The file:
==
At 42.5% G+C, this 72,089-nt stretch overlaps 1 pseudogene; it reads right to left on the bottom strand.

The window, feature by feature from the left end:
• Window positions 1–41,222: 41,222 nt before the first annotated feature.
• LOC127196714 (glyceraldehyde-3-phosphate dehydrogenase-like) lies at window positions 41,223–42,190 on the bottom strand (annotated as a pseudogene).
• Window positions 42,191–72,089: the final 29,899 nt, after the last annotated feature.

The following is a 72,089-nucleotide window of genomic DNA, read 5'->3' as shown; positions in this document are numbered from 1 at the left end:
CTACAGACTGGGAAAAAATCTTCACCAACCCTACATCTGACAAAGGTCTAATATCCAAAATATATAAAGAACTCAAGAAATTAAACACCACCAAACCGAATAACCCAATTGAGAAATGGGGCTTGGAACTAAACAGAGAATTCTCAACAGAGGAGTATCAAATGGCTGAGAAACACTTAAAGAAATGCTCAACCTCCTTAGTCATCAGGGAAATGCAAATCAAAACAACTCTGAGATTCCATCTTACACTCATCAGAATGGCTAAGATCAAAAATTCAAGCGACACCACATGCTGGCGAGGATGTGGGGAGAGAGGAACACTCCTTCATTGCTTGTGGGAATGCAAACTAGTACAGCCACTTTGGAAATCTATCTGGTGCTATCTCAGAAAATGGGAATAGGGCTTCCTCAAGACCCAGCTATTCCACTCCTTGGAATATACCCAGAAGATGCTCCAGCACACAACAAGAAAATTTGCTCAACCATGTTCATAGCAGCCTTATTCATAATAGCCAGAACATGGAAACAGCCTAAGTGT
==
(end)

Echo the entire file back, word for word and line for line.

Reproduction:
At 42.5% G+C, this 72,089-nt stretch overlaps 1 pseudogene; it reads right to left on the bottom strand.

The window, feature by feature from the left end:
• Window positions 1–41,222: 41,222 nt before the first annotated feature.
• LOC127196714 (glyceraldehyde-3-phosphate dehydrogenase-like) lies at window positions 41,223–42,190 on the bottom strand (annotated as a pseudogene).
• Window positions 42,191–72,089: the final 29,899 nt, after the last annotated feature.

The following is a 72,089-nucleotide window of genomic DNA, read 5'->3' as shown; positions in this document are numbered from 1 at the left end:
CTACAGACTGGGAAAAAATCTTCACCAACCCTACATCTGACAAAGGTCTAATATCCAAAATATATAAAGAACTCAAGAAATTAAACACCACCAAACCGAATAACCCAATTGAGAAATGGGGCTTGGAACTAAACAGAGAATTCTCAACAGAGGAGTATCAAATGGCTGAGAAACACTTAAAGAAATGCTCAACCTCCTTAGTCATCAGGGAAATGCAAATCAAAACAACTCTGAGATTCCATCTTACACTCATCAGAATGGCTAAGATCAAAAATTCAAGCGACACCACATGCTGGCGAGGATGTGGGGAGAGAGGAACACTCCTTCATTGCTTGTGGGAATGCAAACTAGTACAGCCACTTTGGAAATCTATCTGGTGCTATCTCAGAAAATGGGAATAGGGCTTCCTCAAGACCCAGCTATTCCACTCCTTGGAATATACCCAGAAGATGCTCCAGCACACAACAAGAAAATTTGCTCAACCATGTTCATAGCAGCCTTATTCATAATAGCCAGAACATGGAAACAGCCTAAGTGT